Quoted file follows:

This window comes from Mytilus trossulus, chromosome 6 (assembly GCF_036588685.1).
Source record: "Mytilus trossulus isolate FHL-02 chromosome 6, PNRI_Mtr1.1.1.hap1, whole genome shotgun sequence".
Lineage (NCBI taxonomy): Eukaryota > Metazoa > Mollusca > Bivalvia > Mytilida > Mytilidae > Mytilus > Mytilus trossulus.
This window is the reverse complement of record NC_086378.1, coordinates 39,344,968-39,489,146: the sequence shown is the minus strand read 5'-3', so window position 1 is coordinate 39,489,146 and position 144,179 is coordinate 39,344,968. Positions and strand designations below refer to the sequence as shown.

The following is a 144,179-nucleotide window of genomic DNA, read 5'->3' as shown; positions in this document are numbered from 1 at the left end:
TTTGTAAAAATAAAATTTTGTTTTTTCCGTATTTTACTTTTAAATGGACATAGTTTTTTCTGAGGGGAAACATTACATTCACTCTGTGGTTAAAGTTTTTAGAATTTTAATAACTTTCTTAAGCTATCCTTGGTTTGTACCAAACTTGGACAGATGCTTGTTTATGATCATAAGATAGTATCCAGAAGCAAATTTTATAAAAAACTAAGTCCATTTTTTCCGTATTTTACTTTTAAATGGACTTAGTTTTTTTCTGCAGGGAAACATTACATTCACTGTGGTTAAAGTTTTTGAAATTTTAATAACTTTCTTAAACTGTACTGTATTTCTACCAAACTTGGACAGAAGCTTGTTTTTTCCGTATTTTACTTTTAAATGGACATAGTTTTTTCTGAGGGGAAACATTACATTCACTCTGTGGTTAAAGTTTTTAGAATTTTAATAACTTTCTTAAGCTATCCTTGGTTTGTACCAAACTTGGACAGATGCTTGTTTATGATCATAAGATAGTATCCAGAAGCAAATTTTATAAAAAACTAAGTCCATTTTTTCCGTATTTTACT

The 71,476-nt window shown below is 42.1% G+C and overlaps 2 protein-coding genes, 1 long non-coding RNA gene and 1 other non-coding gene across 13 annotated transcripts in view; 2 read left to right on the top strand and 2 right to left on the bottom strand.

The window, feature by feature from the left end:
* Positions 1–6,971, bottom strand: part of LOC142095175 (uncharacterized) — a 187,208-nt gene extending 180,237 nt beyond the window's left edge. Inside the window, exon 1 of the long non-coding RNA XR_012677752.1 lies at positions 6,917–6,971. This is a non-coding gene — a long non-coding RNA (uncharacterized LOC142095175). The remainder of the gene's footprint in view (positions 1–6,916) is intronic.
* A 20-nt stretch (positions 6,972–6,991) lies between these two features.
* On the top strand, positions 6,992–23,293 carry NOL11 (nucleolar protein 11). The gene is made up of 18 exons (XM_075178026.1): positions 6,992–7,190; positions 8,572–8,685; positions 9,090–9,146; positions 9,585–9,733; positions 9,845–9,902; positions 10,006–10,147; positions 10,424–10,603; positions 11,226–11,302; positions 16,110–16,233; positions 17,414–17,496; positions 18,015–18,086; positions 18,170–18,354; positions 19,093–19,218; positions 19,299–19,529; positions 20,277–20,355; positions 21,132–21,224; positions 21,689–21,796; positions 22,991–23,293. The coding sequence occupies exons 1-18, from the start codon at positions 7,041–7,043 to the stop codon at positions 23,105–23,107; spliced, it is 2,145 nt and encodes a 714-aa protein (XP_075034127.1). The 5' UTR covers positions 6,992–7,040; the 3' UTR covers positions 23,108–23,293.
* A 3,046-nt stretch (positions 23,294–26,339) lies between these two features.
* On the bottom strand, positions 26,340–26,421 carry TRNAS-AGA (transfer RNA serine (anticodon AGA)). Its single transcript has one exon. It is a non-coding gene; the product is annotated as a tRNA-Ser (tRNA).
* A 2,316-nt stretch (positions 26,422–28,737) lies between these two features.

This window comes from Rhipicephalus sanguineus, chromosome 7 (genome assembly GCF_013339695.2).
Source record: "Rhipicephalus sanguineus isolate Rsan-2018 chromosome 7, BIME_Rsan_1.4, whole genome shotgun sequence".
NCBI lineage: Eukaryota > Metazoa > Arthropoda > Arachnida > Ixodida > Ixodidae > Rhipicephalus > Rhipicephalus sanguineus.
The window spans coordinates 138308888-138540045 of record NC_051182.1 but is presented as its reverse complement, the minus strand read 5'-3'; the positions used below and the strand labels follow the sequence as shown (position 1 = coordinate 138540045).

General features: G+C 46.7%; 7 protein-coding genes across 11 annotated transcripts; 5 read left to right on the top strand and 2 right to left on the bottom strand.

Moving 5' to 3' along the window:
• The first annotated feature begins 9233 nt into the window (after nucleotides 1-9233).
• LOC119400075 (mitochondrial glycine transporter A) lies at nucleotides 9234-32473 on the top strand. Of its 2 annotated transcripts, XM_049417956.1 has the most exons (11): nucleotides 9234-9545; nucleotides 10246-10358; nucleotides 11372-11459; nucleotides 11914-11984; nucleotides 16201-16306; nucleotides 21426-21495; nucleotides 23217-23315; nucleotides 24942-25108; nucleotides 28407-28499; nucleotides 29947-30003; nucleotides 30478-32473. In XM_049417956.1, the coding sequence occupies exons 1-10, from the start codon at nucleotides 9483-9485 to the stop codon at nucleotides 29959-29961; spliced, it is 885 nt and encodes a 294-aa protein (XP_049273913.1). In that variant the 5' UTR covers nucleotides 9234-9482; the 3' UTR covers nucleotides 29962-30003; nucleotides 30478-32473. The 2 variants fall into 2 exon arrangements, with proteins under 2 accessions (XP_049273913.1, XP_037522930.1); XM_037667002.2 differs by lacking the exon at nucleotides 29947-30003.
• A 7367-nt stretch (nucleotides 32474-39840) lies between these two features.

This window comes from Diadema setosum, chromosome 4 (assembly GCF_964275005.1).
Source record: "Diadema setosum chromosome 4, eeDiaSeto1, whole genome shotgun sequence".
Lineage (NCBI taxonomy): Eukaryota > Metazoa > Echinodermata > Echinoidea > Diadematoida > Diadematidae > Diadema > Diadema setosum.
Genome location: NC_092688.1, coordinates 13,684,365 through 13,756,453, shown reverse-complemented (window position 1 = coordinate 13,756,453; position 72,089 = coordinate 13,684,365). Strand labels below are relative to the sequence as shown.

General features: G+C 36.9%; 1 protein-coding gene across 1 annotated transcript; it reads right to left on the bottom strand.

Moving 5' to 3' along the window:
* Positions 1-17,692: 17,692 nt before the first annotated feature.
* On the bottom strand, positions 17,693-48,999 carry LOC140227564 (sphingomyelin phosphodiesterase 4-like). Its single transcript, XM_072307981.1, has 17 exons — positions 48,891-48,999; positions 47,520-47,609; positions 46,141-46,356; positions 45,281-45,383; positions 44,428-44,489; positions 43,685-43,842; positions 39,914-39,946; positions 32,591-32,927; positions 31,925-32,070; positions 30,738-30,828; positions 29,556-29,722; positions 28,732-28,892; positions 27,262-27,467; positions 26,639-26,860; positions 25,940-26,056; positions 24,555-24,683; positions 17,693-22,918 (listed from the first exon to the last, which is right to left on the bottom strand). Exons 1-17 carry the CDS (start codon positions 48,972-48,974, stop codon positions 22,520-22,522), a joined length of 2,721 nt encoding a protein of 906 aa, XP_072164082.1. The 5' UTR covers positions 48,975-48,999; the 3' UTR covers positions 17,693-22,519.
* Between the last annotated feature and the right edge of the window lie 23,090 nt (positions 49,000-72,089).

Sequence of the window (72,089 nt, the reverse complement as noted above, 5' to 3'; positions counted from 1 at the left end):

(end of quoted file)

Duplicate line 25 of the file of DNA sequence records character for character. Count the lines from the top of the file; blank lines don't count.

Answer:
Source record: "Diadema setosum chromosome 4, eeDiaSeto1, whole genome shotgun sequence".